It’s time to reexamine the total landed costs of your materials. If you have previously done the full landed costs analysis; it might be time to do it again. As we discussed in our last blog, many of the costs related to importing from a global Asian supplier have dramatically increased, so is China still the great deal it once was?

What are Landed Costs?

To make sure we are all using the same vocabulary, landed costs are the total costs to get from Factory A to Factory B. This might be another factory, a distribution hub, or your end customer.

Categories of costs that are included in Landed Costs:

o   Product costs

  • Material, labor, factory overhead + profit
  • Interesting note: China’s labor rates have increased ~ 200% in the last decade; US has only increased by ~ 8 %

o   Freight costs

  • Usually multiple carriers between factories: trucks, rail, planes or boat

o   Taxes, Tariffs & Surcharges

  • See the last blog

o   Risk Management Expenses

  • Insurance, quality inspections, etc.

o   Cost of money/opportunity

  • Cash invested in inventory at factory A or in transit
  • Foreign currency exchange impacts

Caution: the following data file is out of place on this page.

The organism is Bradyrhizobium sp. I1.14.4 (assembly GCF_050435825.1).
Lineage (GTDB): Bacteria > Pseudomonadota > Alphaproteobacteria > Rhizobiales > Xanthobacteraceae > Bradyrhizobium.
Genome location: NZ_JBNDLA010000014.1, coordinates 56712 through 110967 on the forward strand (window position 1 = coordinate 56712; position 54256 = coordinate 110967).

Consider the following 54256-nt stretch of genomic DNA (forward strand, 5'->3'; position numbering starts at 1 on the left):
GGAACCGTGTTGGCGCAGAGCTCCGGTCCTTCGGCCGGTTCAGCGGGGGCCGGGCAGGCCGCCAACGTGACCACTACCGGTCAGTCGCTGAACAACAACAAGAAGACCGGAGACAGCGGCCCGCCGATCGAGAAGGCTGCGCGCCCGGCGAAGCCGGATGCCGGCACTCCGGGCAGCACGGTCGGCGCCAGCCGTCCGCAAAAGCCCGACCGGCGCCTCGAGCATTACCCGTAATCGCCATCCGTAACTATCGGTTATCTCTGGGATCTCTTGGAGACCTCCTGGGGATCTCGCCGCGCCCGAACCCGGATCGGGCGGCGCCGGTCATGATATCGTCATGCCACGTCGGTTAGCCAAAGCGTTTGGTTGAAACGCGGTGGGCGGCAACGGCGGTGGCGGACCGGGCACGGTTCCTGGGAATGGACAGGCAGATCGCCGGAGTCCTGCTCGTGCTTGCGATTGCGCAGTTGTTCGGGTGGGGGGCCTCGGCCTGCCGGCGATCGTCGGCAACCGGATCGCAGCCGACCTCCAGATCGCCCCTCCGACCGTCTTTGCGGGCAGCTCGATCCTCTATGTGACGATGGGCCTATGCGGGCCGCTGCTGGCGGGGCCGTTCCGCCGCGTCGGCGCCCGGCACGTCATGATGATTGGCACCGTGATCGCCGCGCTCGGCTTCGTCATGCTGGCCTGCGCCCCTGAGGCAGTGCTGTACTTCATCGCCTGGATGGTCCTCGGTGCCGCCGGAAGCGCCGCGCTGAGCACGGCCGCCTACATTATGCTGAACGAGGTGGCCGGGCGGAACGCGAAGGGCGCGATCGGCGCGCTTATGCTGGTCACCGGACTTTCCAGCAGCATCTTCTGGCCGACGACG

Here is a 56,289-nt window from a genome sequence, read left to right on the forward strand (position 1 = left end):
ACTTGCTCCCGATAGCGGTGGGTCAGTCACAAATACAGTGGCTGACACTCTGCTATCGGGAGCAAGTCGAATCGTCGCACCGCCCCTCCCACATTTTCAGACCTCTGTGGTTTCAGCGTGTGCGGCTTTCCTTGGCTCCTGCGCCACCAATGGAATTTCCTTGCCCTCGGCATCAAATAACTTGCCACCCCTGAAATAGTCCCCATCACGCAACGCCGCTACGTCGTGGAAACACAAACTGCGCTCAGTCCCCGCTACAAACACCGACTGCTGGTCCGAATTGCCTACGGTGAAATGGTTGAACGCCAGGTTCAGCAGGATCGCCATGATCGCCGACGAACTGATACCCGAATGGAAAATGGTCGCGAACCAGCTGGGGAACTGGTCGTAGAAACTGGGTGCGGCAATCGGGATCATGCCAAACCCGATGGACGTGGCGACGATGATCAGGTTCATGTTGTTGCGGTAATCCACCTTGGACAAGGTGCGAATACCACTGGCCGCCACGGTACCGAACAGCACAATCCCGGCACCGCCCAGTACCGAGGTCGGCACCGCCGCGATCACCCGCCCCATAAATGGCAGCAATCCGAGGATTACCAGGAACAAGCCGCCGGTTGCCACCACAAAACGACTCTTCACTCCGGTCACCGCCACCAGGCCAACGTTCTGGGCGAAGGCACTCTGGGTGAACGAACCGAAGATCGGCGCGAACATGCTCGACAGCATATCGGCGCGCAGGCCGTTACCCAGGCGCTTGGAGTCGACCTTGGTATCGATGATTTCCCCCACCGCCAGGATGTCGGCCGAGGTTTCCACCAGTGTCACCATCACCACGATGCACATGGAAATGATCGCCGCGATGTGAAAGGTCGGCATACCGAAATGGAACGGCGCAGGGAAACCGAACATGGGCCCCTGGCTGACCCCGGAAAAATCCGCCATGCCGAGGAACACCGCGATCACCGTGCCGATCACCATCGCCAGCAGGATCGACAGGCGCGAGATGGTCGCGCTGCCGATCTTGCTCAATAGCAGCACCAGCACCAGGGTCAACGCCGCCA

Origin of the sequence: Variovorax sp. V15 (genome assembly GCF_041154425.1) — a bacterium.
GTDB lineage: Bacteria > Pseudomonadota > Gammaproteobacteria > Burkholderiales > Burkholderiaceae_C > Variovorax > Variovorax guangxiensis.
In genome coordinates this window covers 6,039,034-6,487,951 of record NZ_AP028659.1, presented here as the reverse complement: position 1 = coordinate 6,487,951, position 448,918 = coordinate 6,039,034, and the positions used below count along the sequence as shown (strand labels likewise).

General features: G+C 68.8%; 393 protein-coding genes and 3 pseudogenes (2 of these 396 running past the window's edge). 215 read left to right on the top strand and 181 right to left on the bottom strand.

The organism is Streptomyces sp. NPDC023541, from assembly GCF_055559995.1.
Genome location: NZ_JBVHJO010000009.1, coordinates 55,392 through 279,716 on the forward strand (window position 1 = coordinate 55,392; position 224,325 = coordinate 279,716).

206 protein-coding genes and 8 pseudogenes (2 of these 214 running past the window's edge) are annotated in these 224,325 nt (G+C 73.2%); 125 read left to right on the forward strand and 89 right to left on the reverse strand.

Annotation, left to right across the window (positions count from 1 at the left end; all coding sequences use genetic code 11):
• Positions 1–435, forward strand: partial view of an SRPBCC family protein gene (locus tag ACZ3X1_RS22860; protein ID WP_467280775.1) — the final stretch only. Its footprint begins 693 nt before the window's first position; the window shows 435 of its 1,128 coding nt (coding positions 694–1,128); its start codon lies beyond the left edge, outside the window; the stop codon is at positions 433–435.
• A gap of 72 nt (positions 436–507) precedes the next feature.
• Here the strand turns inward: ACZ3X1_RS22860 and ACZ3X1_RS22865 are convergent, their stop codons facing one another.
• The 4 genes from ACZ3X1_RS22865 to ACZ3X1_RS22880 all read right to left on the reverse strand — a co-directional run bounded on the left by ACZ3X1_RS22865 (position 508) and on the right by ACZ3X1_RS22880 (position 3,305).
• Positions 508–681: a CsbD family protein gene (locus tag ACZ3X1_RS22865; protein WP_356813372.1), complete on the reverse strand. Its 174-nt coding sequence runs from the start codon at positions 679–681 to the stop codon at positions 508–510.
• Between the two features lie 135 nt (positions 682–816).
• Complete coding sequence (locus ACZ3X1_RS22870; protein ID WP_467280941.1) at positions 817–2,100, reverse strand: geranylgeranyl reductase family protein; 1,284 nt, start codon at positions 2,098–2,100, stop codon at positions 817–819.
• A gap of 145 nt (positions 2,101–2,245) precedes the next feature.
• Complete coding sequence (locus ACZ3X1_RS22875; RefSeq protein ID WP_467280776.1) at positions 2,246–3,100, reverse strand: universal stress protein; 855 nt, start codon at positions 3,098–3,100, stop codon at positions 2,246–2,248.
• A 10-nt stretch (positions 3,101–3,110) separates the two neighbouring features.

Some organizations get caught comparing product costs only between Factory A and Factory B. This is not a true comparison of costs. By examining the total landed costs, you can accurately assess how much you are benefiting from your overseas supplier.

Risk Mitigation Costs

While landed costs give you a true cost comparison, it is harder to quantify the cost of risk.

  •   What happens to your business when deliveries take 12 – 14 weeks to arrive?
  •   What if your demand changes dramatically during those 14 weeks?
  •   What if China again shuts down due to their zero covid policy?
  •   What does it cost you to have waited for 14 weeks to get parts, only to find a quality defect?

o   Do you fix it yourself or pay to return them to Asia and wait another 14 – 18 weeks?

What opportunities are you missing due to your cash being tied up in inventory for all of this time?